"It's an unfortunate deal," said Fields of Crede's impending surgery, which he was informed about during his postgame meal. "Hopefully, it will end up curing Joe's problems with his back. It's a tough deal, but hopefully everything goes well and he turns out all right.
"I really can't even get excited. I don't know how to take it right now."
According to a White Sox spokesperson, the type of procedure to be performed on Crede on Tuesday and the length of time for his recovery was not known as of Monday night. Crede had talked early last week of a surgery that would drain fluid from around two herniated discs in his lower back, which would cause him one month of pure recovery time and another month of non-baseball rehab.
But nothing certain would be known until the surgery was complete and the doctor could make sure he found what was expected with Crede's back. Crede opted against having back surgery in the offseason, going instead with an intensive strengthening program, which kept him healthy throughout Spring Training.
Pain resurfaced near the end of May, causing Crede to leave early from the final Cubs game at Wrigley Field, and it became bad enough in recent weeks where Crede had trouble sleeping or doing normal life functions. With Crede out of action possibly until September or longer, Fields will have to pick up the slack and pick up his average from its current .143 position.
"For me, it will be a positive to get more at-bats," Fields said. "But just like a lot of younger guys, I need to get my hitting back to where it was when I was in [Triple-A] Charlotte.
"They can want to get me as many at-bats as they can. But I imagine, if I don't get a couple of hits every now and then, I'm sure there are other people they can try out there at third."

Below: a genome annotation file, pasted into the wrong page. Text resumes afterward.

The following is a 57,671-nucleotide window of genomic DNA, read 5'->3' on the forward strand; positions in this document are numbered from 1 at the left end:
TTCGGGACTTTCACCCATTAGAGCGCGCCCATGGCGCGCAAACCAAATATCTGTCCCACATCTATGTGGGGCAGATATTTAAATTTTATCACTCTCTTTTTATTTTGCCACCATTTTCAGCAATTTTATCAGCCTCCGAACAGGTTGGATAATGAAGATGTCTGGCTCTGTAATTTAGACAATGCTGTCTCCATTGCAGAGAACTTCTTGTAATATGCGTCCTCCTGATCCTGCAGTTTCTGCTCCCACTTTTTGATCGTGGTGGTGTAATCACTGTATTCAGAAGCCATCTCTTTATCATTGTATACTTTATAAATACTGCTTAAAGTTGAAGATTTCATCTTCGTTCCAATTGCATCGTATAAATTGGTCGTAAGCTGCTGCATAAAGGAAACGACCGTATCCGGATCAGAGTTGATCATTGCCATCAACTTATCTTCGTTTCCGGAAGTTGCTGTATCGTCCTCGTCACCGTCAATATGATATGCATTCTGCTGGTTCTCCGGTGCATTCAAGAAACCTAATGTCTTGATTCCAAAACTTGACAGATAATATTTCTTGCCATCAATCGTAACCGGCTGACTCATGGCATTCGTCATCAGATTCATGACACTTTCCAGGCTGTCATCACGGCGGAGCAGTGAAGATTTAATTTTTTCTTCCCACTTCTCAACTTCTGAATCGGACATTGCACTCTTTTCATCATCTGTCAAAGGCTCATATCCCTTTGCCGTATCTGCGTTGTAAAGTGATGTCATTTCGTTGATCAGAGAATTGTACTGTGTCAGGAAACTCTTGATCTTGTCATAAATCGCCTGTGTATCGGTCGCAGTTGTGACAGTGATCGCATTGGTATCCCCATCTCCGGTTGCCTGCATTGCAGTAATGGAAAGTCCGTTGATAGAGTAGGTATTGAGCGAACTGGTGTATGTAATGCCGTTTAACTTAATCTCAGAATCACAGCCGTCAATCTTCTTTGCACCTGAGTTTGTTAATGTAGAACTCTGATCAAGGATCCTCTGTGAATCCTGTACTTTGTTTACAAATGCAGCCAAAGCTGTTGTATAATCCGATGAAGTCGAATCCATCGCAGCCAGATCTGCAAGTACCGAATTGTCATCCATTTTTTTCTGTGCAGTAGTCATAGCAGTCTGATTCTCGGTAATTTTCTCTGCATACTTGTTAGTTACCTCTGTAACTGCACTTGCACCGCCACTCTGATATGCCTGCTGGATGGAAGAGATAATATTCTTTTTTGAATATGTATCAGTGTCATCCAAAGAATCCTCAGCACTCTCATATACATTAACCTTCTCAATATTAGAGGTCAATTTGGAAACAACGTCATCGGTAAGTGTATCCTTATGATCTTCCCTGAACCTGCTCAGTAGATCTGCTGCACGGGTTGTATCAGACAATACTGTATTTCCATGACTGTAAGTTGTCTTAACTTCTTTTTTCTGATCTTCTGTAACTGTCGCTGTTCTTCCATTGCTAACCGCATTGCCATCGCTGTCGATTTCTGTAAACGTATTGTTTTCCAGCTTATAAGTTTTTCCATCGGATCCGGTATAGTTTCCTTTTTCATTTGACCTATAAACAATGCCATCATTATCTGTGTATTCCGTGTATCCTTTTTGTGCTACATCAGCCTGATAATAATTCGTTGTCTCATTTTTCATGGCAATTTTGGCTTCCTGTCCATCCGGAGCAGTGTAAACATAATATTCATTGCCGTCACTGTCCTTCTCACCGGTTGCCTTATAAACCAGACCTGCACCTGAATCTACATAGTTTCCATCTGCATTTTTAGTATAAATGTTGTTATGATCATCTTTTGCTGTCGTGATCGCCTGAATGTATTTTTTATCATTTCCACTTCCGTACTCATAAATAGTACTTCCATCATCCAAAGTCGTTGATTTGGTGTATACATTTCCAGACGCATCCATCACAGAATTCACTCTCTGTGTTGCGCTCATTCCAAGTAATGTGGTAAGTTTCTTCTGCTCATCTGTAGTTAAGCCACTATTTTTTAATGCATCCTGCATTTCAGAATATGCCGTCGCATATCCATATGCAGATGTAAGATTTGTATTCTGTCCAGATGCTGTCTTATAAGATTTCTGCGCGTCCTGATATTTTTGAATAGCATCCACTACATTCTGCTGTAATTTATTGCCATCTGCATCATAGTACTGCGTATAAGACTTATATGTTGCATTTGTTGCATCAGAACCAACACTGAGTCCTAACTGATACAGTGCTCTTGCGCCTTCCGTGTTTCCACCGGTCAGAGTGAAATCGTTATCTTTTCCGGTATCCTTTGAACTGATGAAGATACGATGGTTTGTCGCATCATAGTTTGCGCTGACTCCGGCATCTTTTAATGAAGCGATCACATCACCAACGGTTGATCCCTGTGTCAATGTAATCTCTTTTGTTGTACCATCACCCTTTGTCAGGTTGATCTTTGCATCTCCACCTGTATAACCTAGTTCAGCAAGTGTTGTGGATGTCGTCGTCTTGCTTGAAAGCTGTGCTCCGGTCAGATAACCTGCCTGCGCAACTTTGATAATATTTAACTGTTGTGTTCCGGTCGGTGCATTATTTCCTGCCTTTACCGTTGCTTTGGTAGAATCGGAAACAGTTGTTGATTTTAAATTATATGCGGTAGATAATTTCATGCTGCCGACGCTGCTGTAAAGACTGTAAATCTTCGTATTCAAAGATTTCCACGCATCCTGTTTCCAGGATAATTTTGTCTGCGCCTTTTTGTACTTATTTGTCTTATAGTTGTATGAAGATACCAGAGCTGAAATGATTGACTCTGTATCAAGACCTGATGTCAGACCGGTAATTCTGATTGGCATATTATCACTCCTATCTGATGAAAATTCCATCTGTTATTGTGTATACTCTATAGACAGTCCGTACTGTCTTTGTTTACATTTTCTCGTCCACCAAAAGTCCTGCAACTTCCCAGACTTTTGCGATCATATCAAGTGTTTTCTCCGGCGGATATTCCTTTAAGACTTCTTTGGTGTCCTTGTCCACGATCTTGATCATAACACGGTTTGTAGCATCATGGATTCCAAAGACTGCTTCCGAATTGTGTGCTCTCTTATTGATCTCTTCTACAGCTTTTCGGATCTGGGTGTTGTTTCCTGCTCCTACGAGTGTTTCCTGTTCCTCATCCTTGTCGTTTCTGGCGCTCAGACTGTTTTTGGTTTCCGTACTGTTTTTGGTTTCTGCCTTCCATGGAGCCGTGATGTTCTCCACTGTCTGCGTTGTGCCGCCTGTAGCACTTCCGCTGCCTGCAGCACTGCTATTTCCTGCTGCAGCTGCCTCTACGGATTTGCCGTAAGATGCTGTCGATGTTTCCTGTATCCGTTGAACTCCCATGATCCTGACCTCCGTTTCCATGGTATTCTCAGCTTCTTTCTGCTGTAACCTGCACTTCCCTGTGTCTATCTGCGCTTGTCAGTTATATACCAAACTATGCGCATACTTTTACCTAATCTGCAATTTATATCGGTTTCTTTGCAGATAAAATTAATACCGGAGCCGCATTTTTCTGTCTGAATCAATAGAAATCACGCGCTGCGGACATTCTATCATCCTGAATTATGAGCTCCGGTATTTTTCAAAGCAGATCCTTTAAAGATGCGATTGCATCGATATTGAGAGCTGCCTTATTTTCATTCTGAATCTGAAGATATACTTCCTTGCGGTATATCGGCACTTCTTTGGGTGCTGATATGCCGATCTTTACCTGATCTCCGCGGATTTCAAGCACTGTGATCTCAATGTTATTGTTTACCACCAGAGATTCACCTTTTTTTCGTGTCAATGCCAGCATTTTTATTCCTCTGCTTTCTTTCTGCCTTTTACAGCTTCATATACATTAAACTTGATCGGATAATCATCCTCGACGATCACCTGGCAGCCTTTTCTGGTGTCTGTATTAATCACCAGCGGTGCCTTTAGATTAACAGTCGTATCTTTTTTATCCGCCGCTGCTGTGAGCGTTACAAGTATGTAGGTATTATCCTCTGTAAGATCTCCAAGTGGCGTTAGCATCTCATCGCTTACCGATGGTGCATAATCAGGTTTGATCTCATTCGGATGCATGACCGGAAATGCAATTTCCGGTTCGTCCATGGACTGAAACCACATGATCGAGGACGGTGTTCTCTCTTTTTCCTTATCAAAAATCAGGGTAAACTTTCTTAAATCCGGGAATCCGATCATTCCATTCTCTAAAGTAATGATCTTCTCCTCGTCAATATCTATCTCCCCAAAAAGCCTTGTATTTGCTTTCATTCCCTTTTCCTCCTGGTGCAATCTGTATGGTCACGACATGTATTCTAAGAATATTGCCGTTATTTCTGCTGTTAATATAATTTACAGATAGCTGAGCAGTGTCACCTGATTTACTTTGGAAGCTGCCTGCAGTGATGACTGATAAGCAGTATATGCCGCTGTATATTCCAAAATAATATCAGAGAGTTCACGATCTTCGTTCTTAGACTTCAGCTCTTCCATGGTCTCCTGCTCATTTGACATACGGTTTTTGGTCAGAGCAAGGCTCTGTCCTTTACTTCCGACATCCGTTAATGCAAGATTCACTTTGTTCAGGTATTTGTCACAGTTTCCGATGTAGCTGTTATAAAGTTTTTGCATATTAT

Issue resolved: According to a report Monday from The Associated Press, the farmer who accused White Sox shortstop Juan Uribe of shooting him this past offseason received a monetary settlement to end the legal proceedings. The story also cited an anonymous source stating the sum paid was $25,000.
When asked about the situation after the game, Uribe seemed stunned by the information and even more stunned by the money he reportedly paid out.
"Pay $25,000? [Heck] no," Uribe said. "That's why it's taking too long. That's what the guy wants and I say I don't pay the money."
One of Uribe's lawyers in the Dominican Republic, Maria Luisa Guzman, told AP that the "complainant dropped the charges and recognized that Juan was not involved in the incident." Uribe received the same news Monday night from his agent in the Dominican, pointing out once again that he claimed his innocence from the very beginning in this shooting case which he viewed as extortion.
My agent said, 'I have a surprise for you to make you happy,'" Uribe said. "He told me the guy said it was not you. 'You are OK. You [didn't] do [anything].' I said, 'OK, I know I [didn't] do [anything].'"